It's as simple as it sounds. Before starting to design anything in Photoshop you need a proper grid to start with. There are no valid excuses for starting without a grid, and yes if you don't, I can assure in one way or another, the design won't look as good.

04. Choose your typography

Exploring different typefaces and colours is part of the discovery phase of a project. I would recommend not using more than two different typefaces in a website but it really depends on its nature you could use more or less. Overall choose a font that is easy to read for long amount of text and be more playful with titles and call to actions. Don't be afraid of using big fonts and overall be playful and consistent when using typography.

06. Divide the layout

Each section in your site needs to tell a story. It needs a reason and a final outcome for the user. The layout needs to help the content highlighting what are the most important pieces in that story. In reality there shouldn't be too many call outs on a page so everything should drive to that final "What can I do here".

'The simpler the structure of the site, the easier it is for users to navigate'

09. Pay attention to the details

This statement has been overused lately but it's not always visible in the final product. Depending on the concept behind the project, that "love" could come in different ways.
It could be a small interaction, an unexpected animation or an aesthetic touch like a little gradient in a button or a subtle stroke around a box in the background. But overall this touch is essential and also natural if you really enjoy what you do.

07. Rethink the established

As designers we shape the way users browse the internet, it's up to us to decide how many steps a simple action will take and how efficient our site will be. Design patterns and conventions are there because they work but sometimes they are there because no one spent enough time evaluating them or rethinking them. It's important to rethink the established interactive patterns on any component and to see how we can improve them.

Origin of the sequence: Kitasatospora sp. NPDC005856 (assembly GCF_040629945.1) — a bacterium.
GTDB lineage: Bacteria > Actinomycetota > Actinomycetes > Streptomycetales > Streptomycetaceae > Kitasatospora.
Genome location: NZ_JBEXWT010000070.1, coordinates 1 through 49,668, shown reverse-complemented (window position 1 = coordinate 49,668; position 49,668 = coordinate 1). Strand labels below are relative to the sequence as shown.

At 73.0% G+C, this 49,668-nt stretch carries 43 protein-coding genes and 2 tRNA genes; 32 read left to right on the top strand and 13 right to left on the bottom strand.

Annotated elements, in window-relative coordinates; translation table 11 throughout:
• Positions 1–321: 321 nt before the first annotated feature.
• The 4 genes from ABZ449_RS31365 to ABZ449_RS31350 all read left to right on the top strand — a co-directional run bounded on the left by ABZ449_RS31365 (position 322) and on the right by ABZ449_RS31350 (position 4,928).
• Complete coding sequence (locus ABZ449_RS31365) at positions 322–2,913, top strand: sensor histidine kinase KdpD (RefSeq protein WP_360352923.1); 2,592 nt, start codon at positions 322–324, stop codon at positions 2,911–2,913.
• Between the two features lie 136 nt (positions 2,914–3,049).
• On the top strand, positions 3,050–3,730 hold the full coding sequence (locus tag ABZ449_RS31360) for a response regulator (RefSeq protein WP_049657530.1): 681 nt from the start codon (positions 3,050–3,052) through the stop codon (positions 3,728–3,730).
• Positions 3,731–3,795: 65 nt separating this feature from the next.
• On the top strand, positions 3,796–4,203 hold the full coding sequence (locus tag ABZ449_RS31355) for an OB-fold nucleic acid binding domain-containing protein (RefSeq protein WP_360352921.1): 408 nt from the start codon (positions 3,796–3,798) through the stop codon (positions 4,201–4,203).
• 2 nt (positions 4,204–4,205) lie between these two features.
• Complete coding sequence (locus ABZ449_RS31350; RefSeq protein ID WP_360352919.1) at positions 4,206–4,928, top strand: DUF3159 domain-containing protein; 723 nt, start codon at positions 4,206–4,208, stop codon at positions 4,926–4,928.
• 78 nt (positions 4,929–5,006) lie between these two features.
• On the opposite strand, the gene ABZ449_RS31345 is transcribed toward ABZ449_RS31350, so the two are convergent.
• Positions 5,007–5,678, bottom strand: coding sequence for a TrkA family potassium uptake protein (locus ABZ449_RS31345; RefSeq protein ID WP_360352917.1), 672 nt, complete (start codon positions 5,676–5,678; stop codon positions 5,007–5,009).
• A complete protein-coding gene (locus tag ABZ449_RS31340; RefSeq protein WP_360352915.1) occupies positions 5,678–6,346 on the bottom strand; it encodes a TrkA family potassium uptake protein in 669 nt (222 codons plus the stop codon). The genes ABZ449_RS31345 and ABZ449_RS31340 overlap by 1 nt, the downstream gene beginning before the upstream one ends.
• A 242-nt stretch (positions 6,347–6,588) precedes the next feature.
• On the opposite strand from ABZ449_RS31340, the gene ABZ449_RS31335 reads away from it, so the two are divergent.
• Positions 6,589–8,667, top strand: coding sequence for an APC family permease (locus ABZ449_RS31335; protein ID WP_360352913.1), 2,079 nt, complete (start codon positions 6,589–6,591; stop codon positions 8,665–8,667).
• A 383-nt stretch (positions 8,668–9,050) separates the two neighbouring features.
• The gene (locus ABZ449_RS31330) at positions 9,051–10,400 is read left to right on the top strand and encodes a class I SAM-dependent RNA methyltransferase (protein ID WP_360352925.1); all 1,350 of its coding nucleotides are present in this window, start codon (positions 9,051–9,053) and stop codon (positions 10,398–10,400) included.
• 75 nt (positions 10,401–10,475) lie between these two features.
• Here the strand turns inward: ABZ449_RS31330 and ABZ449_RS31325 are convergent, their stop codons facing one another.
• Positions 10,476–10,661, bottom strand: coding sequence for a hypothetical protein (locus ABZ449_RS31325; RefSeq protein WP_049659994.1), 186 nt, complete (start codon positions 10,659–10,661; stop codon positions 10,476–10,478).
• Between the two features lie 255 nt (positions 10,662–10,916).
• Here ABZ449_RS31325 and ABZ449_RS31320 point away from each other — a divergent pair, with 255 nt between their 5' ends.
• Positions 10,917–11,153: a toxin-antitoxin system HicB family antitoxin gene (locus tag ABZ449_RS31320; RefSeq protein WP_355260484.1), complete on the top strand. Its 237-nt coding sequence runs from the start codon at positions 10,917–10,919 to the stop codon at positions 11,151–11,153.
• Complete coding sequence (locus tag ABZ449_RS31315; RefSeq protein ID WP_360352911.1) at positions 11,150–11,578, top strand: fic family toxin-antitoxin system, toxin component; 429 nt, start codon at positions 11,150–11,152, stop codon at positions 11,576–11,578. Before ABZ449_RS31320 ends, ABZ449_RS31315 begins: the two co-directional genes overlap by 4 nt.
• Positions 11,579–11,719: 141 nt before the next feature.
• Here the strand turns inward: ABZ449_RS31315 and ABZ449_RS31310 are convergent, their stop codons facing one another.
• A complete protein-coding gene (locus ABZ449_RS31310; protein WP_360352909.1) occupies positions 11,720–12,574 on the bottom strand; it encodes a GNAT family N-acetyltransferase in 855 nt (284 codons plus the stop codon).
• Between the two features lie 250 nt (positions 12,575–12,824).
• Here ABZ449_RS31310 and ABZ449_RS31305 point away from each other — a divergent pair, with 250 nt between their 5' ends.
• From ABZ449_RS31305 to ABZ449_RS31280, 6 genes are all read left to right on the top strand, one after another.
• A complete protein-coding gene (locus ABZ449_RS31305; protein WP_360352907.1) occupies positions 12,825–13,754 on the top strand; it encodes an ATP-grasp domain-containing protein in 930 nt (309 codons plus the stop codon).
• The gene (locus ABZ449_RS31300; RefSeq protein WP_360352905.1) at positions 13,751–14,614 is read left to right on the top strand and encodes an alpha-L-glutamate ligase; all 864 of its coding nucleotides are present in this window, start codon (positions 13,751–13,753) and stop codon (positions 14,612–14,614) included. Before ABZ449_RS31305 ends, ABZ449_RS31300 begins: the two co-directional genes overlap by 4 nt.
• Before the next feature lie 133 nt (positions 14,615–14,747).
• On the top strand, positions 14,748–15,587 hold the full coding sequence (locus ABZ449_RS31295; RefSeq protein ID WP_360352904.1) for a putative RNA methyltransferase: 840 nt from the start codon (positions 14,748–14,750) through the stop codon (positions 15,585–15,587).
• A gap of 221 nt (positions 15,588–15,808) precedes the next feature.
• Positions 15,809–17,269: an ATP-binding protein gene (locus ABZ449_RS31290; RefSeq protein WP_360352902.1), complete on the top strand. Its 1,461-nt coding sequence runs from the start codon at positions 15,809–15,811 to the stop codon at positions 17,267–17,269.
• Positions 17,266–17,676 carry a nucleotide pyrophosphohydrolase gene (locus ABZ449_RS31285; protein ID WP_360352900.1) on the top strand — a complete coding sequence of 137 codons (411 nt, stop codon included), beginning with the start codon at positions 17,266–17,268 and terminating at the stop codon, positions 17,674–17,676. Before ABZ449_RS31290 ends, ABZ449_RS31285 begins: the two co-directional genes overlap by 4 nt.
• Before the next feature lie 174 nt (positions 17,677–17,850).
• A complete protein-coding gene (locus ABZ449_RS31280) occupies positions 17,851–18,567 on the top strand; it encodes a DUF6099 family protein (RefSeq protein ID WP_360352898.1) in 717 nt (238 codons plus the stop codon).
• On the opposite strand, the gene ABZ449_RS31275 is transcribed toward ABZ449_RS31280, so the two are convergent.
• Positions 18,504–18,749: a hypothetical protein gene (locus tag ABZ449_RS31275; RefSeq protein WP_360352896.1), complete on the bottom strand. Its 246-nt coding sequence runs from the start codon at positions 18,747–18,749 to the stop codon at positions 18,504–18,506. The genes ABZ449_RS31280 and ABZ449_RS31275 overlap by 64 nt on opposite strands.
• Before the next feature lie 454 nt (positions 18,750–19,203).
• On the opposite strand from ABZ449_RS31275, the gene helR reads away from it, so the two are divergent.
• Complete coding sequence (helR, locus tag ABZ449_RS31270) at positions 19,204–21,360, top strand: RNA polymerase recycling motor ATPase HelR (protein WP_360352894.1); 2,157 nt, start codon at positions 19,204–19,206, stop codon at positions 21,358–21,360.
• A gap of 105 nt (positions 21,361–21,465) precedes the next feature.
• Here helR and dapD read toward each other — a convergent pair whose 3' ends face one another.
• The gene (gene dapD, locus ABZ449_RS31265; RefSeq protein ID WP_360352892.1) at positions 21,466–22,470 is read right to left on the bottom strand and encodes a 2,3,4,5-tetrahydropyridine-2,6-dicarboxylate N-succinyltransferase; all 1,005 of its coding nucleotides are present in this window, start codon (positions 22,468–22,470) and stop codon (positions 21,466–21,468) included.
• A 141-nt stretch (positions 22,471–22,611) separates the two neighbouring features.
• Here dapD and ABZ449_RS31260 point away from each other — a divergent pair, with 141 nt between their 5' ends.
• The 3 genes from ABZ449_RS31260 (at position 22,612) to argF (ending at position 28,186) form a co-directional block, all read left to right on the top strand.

9.Grids and how they work.

Single-Column Grid

Every time you open a new document in a page layout program, you are prompted to create a grid. The simplest grid consists of a single column of text surounded by margins. By asking for page dimensions and margin widths from the outset, layout programs encourage you to design your page from the outside in. (The text column is the space left over when the margins have been subtracted.) Alternatively, you can design your page from the inside out, by setting your margins to zero and then positioning guidelines and text boxes on a blank page. This allows you to experiment with the margins and columns rather than making a commitment as soon as you open a new document. You can add guidelines to a master page after they meet your satisfaction.

Multicolumn Grid

While single-column grids work well for simple documents, multicolumn grids provide flexible formats for publications that have a complex hierarchy or that integrate text and illustrations. The more columns you create, the more flexible your grid becomes. You can use the grid to articulate the hierarchy of the publication by creating zones for different kinds of content. A text or image can occupy a single column or it can span several. Not all the space has to be filled.

Modular Grid

modular grid has consistent horizontal divisions from top to bottom in addition to vertical divisions from left to right. These modules govern the placement and cropping of pictures as well as text. In the 1950s and 1960s, Swiss graphic designers including Gerstner, Ruder, and M├╝ller-Brockmann devised modular grid systems like the one shown here.

designing programs Grid diagram, 1963 (redrawn). Designer: Karl Gerstner. Publisher: Arthur Niggli, Zurich. This square grid consists of six vertical columns and six horizontal modules, overlayed by grids of one, two, three, and four units. Vertically, the grid is governed by a 10-pt measure, which would determine the spacing of type from baseline to baseline.

When creating my layouts I will use this as content, I may also extract a few more quotes from the body text but this is uncertain as of yet.